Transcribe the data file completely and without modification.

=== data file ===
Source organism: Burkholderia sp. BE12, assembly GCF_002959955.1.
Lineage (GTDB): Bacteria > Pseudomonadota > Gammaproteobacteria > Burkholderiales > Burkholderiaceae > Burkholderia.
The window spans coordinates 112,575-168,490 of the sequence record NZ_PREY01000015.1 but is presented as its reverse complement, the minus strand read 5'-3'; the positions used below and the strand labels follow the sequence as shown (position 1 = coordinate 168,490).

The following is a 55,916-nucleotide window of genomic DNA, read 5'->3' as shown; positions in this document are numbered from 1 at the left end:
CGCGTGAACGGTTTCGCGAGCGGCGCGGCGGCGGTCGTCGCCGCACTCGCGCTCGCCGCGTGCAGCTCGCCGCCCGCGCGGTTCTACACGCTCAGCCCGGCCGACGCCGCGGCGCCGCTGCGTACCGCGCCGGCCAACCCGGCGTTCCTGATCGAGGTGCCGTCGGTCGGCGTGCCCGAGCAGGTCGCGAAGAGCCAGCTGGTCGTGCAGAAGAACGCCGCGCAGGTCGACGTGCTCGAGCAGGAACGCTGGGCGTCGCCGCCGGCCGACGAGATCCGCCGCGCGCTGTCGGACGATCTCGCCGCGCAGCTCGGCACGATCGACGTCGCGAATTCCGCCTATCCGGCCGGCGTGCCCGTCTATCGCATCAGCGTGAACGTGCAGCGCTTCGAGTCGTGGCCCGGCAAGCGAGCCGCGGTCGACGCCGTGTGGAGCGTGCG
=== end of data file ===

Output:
Source organism: Burkholderia sp. BE12, assembly GCF_002959955.1.
Lineage (GTDB): Bacteria > Pseudomonadota > Gammaproteobacteria > Burkholderiales > Burkholderiaceae > Burkholderia.
The window spans coordinates 112,575-168,490 of the sequence record NZ_PREY01000015.1 but is presented as its reverse complement, the minus strand read 5'-3'; the positions used below and the strand labels follow the sequence as shown (position 1 = coordinate 168,490).

The following is a 55,916-nucleotide window of genomic DNA, read 5'->3' as shown; positions in this document are numbered from 1 at the left end:
CGCGTGAACGGTTTCGCGAGCGGCGCGGCGGCGGTCGTCGCCGCACTCGCGCTCGCCGCGTGCAGCTCGCCGCCCGCGCGGTTCTACACGCTCAGCCCGGCCGACGCCGCGGCGCCGCTGCGTACCGCGCCGGCCAACCCGGCGTTCCTGATCGAGGTGCCGTCGGTCGGCGTGCCCGAGCAGGTCGCGAAGAGCCAGCTGGTCGTGCAGAAGAACGCCGCGCAGGTCGACGTGCTCGAGCAGGAACGCTGGGCGTCGCCGCCGGCCGACGAGATCCGCCGCGCGCTGTCGGACGATCTCGCCGCGCAGCTCGGCACGATCGACGTCGCGAATTCCGCCTATCCGGCCGGCGTGCCCGTCTATCGCATCAGCGTGAACGTGCAGCGCTTCGAGTCGTGGCCCGGCAAGCGAGCCGCGGTCGACGCCGTGTGGAGCGTGCG